6-35 mm. Typically elongate and discontinuous in outline with a relatively small head, narrow pronotum and broad, near parallel-sided elytra. Body rather flattened to very convex. Legs long and usually very robust, often sexually dimorphic. In Sagra the body and appendages are often brightly coloured or bicoloured and strongly metallic, in other genera typically black, brown or yellow, often with lighter or darker markings. In most genera the body is glabrous or very sparsely setose although in Diaphanops it has dense decumbent pubescence. Head usually prognathous with strongly protruding eyes and well-impressed frontal furrows delimiting oblique and raised interocular or antero-ocular tubercles. Frontoclypeal suture well-developed to completely absent, clypeus sometimes produced into a short rostrum, labrum transverse and unmodified anteriorly. Antennae 11-segmented, filiform, though slightly serrate in males of some genera, and often with short or even quadrate basal segments, insertions placed in front of the eyes and visible from above. Pronotum weakly transverse to weakly elongate, widest across the base or behind the apical margin and incurved or sinuate laterally, surface simply convex or with shallow and indistinct fovea or impressions, especially towards the base (though with deep impressions in Rhagiosoma) and lateral margins not raised or bordered. Scutellum variable in form but usually proportionally very small. Elytra elongate (1.4-2.5X longer than wide), much wider and longer (2.4-4.4X longer) than the pronotum, and curved or nearly parallel-sided from rounded shoulders to separately rounded or truncate apical margins which often expose part of the pygidium. Surface very variable, smoothly convex or distinctly impressed below the shoulders, randomly and finely to rather strongly punctured throughout or with up to ten variously developed and punctured striae, with or without a scutellary striole, epipleura usually well-developed and complete. Legs always long and robust with the trochanterofemoral junction strongly oblique; sometimes the base of the femora in contact with the coxa. All femora expanded from the base, hind femora often greatly inflated or elongated, especially in males, sometimes with rows of small teeth and/or a large subapical spine. Tibiae usually curved or angled and expanded towards the apex, sometimes with subapical tubercles or teeth but usually without apical spurs. Tarsi 5-segmented; the fourth diminutive and the third strongly bilobed although in males segments 1-3 tend to be bilobed, and often strongly so, on all the legs. While it is true that many genera include rather drab, even superficially uninteresting species, it should be stressed that many species of Sagra - which is generally what the subfamily is known for-are spectacular this can be appreciated from the many images available online.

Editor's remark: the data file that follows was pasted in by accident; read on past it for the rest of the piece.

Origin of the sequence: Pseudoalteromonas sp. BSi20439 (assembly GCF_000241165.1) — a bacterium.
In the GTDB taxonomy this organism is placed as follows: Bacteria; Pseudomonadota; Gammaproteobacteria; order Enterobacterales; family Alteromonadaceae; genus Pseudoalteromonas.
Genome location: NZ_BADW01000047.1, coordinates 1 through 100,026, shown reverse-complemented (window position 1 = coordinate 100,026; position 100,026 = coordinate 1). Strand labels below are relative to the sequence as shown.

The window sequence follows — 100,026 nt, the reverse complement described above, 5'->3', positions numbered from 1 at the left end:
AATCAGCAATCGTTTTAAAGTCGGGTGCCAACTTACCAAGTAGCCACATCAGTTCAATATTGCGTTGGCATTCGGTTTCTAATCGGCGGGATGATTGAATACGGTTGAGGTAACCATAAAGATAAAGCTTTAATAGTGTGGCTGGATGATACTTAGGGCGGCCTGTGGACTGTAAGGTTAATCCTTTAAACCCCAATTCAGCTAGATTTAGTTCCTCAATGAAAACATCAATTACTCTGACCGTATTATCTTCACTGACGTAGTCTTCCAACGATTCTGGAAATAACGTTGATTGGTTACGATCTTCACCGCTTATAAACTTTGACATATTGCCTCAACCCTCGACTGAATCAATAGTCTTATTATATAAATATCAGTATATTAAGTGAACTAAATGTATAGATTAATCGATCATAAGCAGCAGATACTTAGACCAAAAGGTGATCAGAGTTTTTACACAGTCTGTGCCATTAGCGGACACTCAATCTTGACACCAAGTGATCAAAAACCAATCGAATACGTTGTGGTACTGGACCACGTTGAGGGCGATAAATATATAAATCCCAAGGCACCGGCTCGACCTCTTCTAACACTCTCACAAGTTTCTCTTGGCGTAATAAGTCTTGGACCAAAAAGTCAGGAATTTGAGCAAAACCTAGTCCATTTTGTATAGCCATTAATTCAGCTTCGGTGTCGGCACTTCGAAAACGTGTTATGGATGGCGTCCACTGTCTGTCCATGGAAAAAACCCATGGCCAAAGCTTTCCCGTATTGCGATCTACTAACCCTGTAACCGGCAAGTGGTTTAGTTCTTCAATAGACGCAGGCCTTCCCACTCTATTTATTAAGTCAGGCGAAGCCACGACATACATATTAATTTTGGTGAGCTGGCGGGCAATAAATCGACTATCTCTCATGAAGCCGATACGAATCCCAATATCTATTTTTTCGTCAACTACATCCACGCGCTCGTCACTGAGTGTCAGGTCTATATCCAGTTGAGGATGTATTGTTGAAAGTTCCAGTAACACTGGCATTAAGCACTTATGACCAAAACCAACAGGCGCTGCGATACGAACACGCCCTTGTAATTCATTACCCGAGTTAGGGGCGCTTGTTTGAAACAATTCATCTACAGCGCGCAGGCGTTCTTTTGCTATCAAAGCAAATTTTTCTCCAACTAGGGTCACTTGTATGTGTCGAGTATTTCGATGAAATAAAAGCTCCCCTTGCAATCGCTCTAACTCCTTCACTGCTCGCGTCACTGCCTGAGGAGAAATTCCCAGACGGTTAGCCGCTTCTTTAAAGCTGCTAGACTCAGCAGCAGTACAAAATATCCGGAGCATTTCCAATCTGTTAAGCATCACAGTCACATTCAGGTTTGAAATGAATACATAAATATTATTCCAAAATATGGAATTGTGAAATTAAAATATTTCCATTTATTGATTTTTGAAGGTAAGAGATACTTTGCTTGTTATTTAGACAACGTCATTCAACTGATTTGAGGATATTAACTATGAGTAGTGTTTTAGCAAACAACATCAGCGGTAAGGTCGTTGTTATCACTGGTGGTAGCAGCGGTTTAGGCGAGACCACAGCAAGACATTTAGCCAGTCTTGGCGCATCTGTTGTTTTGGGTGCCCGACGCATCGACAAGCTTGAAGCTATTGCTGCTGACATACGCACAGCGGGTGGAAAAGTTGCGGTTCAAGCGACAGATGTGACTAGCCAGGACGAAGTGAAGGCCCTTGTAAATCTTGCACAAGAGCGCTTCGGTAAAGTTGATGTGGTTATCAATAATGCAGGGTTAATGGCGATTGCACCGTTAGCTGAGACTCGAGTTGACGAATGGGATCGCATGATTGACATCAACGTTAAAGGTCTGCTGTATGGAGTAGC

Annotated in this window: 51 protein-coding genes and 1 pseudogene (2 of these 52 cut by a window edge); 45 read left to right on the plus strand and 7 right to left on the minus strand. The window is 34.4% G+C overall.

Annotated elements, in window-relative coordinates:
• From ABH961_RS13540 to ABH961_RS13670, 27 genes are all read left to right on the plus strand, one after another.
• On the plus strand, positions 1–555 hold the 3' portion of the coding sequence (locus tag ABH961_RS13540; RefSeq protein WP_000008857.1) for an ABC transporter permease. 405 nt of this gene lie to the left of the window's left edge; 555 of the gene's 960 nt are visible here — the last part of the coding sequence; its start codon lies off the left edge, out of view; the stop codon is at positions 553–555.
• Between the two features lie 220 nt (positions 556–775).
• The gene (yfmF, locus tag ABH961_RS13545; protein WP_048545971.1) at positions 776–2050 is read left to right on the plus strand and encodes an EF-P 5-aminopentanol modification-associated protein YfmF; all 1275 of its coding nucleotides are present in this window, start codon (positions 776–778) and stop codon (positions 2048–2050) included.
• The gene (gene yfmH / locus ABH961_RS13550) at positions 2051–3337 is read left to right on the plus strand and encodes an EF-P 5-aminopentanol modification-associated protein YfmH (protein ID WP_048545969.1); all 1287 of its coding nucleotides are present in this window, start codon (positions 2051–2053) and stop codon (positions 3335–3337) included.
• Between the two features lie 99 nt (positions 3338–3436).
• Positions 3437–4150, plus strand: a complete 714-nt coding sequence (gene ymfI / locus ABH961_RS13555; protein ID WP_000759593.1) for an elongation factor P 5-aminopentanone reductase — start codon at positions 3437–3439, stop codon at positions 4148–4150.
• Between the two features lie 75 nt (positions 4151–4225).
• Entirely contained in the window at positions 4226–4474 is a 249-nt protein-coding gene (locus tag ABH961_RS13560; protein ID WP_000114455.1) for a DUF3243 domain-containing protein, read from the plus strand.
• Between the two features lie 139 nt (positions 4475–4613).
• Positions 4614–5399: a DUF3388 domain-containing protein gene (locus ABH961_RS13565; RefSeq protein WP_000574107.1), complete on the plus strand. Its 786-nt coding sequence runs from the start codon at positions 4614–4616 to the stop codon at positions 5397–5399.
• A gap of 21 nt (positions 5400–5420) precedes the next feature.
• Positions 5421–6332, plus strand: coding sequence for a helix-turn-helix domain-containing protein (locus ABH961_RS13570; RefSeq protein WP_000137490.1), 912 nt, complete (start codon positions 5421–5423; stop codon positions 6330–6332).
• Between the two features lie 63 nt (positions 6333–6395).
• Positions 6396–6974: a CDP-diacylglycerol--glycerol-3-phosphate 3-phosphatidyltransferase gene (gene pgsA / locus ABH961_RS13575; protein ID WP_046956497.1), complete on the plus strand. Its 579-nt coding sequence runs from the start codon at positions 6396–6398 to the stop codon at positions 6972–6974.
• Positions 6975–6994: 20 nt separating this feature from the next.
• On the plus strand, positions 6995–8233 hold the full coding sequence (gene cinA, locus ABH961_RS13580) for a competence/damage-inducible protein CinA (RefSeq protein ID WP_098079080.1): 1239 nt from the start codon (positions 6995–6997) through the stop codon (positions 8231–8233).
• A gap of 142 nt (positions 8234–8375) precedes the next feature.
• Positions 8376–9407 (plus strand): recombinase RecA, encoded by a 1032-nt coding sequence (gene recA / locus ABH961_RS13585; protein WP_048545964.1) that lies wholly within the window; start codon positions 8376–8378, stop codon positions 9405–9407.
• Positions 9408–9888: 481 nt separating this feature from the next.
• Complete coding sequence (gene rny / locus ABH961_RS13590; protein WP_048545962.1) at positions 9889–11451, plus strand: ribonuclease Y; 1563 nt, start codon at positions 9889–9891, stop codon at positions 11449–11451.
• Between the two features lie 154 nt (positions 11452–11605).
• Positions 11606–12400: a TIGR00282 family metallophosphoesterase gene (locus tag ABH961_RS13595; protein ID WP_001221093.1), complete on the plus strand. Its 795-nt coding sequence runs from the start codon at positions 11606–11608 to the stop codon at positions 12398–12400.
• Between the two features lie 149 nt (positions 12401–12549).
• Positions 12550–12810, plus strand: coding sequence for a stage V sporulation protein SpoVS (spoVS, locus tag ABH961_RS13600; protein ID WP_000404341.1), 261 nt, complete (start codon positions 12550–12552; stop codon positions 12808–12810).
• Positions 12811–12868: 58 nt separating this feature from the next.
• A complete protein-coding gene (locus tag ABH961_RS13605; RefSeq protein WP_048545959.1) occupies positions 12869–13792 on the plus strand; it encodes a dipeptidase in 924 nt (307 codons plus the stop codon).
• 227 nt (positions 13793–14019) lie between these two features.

Males of many species have greatly enlarged and spurred hind femora and tibiae. This is thought to be from sexual selection but males have not been observed in contests over females and they have not been induced to fight, the exact function, if there is one, therefore remains a mystery although they are used to cling onto foliage and stems while they feed and, to assist in this the legs have numerous tiny hair follicles. Males of many genera are known to be fully-winged but at least some females (Polyoptilus) are brachypterous.